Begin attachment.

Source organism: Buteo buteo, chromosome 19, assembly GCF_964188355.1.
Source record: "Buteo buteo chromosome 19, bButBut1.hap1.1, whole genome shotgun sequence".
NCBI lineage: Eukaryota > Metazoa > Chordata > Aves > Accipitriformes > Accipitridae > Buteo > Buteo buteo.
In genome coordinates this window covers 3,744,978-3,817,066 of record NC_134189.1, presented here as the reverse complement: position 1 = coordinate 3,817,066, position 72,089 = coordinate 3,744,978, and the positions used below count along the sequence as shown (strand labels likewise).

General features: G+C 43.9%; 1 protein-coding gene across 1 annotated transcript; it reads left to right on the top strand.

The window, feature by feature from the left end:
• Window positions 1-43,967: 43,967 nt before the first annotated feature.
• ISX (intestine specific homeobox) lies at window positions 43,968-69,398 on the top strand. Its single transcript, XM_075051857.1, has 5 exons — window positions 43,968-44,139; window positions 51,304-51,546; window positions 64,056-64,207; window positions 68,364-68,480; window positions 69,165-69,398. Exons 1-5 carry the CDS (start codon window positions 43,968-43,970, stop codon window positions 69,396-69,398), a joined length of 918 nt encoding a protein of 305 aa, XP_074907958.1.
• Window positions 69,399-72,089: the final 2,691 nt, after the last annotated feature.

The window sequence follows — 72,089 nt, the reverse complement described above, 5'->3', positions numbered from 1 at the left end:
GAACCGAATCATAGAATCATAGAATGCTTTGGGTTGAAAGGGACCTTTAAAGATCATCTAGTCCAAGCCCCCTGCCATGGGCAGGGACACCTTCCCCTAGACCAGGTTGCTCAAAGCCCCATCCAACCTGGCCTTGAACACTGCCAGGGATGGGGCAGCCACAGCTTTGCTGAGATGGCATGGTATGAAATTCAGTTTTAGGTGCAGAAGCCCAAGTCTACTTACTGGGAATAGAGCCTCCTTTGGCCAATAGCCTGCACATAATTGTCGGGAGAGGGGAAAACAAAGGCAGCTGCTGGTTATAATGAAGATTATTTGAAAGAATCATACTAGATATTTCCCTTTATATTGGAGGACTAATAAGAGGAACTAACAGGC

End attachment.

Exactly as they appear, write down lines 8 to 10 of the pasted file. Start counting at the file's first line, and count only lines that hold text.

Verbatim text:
• ISX (intestine specific homeobox) lies at window positions 43,968-69,398 on the top strand. Its single transcript, XM_075051857.1, has 5 exons — window positions 43,968-44,139; window positions 51,304-51,546; window positions 64,056-64,207; window positions 68,364-68,480; window positions 69,165-69,398. Exons 1-5 carry the CDS (start codon window positions 43,968-43,970, stop codon window positions 69,396-69,398), a joined length of 918 nt encoding a protein of 305 aa, XP_074907958.1.
• Window positions 69,399-72,089: the final 2,691 nt, after the last annotated feature.

The window sequence follows — 72,089 nt, the reverse complement described above, 5'->3', positions numbered from 1 at the left end: